Two explosions have hit a peace rally in the Turkish capital Ankara, causing multiple casualties, reports say.
Turkish news agency Dogan said that at least 20 people have been killed. TV footage shows scenes of panic and people lying on the ground covered in blood, amid protest banners.
The blasts took place near the city’s central train station.
The target appears to have been a march calling for an end to the violence with the Kurdish separatist group, the PKK.
Prime Minister Ahmet Davutoglu is being briefed by the interior and health ministers, state news agency Anadolu says.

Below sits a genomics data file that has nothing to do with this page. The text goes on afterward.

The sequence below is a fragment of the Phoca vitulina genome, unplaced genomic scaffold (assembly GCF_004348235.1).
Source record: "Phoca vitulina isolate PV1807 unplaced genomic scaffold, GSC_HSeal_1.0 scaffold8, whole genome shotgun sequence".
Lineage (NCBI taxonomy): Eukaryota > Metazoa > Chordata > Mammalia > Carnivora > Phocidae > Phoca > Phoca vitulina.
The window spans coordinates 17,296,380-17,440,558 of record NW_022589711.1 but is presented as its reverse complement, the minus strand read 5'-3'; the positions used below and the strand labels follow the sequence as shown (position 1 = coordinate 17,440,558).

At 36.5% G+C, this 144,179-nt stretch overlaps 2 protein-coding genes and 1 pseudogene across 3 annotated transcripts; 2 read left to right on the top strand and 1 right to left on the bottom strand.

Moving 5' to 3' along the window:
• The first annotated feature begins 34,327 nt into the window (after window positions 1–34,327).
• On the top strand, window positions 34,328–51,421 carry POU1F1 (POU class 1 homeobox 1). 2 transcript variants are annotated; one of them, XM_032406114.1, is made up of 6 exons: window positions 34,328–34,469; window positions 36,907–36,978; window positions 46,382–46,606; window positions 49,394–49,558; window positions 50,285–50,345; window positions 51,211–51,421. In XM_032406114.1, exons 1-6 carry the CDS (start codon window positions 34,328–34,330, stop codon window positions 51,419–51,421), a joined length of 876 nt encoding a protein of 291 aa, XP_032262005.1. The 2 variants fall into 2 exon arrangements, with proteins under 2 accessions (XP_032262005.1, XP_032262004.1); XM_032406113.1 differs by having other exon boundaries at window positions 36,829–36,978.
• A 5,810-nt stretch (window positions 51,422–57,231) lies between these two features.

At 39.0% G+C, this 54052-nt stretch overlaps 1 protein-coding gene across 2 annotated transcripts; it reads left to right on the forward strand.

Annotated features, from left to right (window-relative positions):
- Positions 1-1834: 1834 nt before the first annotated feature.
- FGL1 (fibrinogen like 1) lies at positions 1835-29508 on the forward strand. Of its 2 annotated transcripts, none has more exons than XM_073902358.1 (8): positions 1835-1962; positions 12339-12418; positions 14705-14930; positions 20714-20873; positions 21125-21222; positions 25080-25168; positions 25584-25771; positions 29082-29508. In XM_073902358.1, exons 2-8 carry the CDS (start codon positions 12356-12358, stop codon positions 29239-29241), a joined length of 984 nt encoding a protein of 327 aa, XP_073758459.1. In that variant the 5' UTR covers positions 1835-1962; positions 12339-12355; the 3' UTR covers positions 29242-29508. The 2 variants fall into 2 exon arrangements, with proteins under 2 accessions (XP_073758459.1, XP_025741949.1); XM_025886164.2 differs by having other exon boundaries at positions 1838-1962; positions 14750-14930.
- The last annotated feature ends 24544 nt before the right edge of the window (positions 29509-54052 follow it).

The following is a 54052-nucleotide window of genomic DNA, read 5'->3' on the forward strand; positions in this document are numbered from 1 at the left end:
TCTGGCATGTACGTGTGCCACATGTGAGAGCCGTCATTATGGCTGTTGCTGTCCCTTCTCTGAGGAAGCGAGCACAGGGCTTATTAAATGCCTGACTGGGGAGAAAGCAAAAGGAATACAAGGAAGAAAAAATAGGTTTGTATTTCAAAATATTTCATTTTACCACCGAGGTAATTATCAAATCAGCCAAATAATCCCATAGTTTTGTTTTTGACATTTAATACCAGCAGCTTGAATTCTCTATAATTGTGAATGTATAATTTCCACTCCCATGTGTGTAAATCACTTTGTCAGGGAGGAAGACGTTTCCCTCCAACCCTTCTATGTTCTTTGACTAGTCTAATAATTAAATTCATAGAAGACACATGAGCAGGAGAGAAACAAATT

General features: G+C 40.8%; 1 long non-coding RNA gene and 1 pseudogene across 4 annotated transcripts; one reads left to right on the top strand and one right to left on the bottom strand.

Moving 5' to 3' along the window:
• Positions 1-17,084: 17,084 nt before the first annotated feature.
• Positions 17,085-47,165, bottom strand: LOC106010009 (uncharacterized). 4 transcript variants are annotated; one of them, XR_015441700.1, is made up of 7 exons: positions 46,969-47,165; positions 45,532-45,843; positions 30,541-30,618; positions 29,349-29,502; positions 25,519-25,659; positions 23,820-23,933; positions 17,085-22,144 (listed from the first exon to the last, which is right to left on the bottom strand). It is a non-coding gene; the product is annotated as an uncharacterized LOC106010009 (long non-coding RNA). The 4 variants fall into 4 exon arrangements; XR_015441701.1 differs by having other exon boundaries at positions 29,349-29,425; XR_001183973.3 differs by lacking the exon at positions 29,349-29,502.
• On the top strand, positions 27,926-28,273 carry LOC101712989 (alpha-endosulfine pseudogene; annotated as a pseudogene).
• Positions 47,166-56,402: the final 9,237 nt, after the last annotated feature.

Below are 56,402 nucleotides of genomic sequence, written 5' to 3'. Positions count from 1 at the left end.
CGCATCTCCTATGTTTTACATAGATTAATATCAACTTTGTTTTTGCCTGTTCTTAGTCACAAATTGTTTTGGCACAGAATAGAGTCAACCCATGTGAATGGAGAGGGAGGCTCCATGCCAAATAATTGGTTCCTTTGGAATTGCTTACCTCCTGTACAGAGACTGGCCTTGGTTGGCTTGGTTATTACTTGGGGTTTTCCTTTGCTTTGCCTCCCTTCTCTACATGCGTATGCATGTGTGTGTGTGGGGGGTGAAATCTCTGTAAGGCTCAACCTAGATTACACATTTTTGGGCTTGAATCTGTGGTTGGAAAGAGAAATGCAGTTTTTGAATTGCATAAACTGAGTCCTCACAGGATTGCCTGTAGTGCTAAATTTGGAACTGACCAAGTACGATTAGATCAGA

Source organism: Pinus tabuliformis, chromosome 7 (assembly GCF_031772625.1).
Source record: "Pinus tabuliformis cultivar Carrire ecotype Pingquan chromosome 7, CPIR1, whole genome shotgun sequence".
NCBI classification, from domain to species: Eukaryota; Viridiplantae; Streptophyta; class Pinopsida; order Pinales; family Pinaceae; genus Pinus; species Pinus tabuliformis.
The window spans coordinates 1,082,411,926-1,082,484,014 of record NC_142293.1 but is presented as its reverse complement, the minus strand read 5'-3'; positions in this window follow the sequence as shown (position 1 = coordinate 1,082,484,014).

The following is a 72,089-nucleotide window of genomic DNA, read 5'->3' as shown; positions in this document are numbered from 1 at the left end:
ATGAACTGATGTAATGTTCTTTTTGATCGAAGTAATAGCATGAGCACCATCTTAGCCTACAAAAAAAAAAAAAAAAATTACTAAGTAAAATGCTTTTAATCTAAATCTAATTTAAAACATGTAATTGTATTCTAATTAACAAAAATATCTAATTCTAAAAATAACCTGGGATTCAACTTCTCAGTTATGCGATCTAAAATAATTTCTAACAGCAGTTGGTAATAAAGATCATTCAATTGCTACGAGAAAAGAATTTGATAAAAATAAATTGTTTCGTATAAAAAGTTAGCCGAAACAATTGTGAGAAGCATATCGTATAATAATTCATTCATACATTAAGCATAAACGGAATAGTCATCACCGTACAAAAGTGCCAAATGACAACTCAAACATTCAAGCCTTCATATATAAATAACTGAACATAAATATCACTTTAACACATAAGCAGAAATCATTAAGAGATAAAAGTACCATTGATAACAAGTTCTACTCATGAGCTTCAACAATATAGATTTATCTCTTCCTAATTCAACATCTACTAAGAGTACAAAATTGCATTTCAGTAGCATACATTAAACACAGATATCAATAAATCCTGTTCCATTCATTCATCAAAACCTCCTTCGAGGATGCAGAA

Government officials say the blasts were a terrorist attack and are investigating reports that a suicide bomber was behind at least one of the explosions.
The leader of the pro-Kurdish HDP party has blamed the state for the attack, and cancelled all election rallies.
The HDP was among those calling for Saturday’s rally for “peace and democracy”, which was due to start at 12:00 local time.
The party tweeted that there were “numerous dead and injured”, and that police “attacked” people carrying the injured away.
Local resident Emre told the BBC that he heard two separate explosions and saw a number of dead bodies. Angry people tried to attack police cars, he said.
An HDP rally in the city of Diyarbakir was bombed in June, ahead of general elections.
Turkey is holding another election next month, and the BBC’s Mark Lowen in Istanbul says it was feared that another similar attack was imminent.